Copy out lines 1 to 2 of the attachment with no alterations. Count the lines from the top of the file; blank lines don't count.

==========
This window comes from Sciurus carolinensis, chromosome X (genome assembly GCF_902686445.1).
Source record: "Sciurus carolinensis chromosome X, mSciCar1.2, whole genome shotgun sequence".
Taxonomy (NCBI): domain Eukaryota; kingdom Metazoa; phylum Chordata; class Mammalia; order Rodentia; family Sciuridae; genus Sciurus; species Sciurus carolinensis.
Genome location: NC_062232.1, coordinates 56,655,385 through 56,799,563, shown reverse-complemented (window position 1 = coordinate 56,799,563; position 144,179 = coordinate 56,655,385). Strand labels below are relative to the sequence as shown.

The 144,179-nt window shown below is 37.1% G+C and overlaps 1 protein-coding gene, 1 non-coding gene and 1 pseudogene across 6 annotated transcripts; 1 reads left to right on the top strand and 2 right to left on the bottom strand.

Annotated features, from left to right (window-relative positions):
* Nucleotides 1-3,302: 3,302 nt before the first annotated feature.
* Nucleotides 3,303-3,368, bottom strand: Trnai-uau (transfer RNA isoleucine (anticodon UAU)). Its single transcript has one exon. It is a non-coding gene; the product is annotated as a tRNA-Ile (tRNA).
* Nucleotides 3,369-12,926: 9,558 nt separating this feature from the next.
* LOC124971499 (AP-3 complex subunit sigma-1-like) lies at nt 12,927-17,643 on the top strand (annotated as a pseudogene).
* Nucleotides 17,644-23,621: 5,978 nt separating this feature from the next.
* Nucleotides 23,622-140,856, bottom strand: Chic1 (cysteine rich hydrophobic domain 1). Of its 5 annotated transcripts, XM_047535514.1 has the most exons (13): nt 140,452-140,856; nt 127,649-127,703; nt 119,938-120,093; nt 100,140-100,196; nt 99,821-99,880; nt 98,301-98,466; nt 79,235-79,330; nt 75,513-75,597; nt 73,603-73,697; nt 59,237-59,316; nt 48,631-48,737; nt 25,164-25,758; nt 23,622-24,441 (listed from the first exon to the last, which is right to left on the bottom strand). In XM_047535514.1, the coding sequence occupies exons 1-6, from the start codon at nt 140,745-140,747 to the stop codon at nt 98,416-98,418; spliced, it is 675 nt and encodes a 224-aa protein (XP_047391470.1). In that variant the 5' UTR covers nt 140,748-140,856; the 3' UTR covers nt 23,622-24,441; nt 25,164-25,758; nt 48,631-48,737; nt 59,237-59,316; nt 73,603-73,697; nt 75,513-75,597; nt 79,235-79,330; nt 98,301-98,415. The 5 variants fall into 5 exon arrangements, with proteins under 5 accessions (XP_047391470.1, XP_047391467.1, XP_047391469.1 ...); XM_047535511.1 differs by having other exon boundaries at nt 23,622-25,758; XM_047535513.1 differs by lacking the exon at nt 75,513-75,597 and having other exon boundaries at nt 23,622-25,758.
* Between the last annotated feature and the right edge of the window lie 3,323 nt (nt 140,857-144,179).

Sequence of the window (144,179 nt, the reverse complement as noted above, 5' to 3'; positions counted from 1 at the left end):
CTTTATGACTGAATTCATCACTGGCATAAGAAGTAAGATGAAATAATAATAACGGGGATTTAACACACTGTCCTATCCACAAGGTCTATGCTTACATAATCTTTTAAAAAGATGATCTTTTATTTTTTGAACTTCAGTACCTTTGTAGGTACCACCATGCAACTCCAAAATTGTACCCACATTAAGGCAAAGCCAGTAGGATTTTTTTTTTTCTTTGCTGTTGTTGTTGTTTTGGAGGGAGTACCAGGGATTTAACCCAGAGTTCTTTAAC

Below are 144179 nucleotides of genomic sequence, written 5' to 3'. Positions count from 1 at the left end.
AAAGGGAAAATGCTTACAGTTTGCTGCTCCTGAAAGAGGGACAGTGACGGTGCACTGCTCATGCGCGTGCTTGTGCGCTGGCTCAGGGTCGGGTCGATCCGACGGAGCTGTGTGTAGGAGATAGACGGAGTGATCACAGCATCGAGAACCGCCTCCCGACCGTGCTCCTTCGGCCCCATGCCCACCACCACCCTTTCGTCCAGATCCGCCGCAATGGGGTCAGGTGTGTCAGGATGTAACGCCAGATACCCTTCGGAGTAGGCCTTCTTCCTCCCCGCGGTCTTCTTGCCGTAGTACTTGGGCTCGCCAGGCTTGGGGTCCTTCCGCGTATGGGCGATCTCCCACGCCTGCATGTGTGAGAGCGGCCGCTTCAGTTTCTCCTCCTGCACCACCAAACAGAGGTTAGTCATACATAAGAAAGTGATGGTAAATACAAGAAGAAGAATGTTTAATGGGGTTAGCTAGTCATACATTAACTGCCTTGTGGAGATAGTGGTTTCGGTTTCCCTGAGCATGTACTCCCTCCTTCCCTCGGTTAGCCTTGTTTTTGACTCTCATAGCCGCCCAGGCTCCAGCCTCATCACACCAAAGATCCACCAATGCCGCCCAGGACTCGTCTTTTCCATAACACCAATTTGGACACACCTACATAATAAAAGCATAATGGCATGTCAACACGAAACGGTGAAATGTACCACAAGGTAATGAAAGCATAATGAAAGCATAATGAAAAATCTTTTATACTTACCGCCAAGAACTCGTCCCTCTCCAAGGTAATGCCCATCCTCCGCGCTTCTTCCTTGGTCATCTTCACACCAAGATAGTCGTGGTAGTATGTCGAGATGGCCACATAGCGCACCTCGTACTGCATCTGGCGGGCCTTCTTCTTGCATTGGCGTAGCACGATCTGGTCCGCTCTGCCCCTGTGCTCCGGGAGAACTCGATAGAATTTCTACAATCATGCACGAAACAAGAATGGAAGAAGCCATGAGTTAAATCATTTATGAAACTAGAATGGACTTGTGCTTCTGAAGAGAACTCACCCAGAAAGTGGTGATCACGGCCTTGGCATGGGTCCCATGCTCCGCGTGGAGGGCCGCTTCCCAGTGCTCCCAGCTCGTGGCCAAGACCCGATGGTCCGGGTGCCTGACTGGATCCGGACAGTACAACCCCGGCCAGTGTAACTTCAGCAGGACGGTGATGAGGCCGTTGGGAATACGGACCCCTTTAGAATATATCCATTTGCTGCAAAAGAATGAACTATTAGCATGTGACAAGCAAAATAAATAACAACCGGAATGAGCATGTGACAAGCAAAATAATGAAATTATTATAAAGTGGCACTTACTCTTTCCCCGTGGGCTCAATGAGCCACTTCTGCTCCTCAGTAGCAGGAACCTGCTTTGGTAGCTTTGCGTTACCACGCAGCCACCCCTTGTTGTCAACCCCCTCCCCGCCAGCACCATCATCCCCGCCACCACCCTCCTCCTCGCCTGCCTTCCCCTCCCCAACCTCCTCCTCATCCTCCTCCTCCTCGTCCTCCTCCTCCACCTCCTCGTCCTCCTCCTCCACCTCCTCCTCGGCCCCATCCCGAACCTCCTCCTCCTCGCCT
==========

This window comes from Sciurus carolinensis, chromosome X (genome assembly GCF_902686445.1).
Source record: "Sciurus carolinensis chromosome X, mSciCar1.2, whole genome shotgun sequence".